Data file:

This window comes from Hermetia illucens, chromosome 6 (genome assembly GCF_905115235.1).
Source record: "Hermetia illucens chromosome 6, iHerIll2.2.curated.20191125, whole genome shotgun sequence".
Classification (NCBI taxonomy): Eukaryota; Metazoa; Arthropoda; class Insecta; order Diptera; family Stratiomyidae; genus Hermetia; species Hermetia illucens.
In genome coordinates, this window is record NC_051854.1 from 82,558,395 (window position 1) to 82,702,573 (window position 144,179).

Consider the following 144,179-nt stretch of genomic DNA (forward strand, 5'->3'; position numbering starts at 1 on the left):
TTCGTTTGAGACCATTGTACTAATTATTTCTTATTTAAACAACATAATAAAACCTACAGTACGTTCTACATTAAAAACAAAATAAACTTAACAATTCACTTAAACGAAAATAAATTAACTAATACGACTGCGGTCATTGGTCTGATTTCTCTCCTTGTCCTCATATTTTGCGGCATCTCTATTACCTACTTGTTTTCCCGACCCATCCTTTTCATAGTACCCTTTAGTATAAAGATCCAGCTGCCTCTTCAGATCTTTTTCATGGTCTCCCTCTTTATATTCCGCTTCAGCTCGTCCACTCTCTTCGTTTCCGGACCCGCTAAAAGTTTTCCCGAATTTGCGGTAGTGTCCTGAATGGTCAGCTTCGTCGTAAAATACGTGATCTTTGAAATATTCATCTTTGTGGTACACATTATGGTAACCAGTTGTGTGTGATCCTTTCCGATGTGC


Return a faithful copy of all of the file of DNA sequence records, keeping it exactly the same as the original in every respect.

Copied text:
This window comes from Hermetia illucens, chromosome 6 (genome assembly GCF_905115235.1).
Source record: "Hermetia illucens chromosome 6, iHerIll2.2.curated.20191125, whole genome shotgun sequence".
Classification (NCBI taxonomy): Eukaryota; Metazoa; Arthropoda; class Insecta; order Diptera; family Stratiomyidae; genus Hermetia; species Hermetia illucens.
In genome coordinates, this window is record NC_051854.1 from 82,558,395 (window position 1) to 82,702,573 (window position 144,179).

Consider the following 144,179-nt stretch of genomic DNA (forward strand, 5'->3'; position numbering starts at 1 on the left):
TTCGTTTGAGACCATTGTACTAATTATTTCTTATTTAAACAACATAATAAAACCTACAGTACGTTCTACATTAAAAACAAAATAAACTTAACAATTCACTTAAACGAAAATAAATTAACTAATACGACTGCGGTCATTGGTCTGATTTCTCTCCTTGTCCTCATATTTTGCGGCATCTCTATTACCTACTTGTTTTCCCGACCCATCCTTTTCATAGTACCCTTTAGTATAAAGATCCAGCTGCCTCTTCAGATCTTTTTCATGGTCTCCCTCTTTATATTCCGCTTCAGCTCGTCCACTCTCTTCGTTTCCGGACCCGCTAAAAGTTTTCCCGAATTTGCGGTAGTGTCCTGAATGGTCAGCTTCGTCGTAAAATACGTGATCTTTGAAATATTCATCTTTGTGGTACACATTATGGTAACCAGTTGTGTGTGATCCTTTCCGATGTGC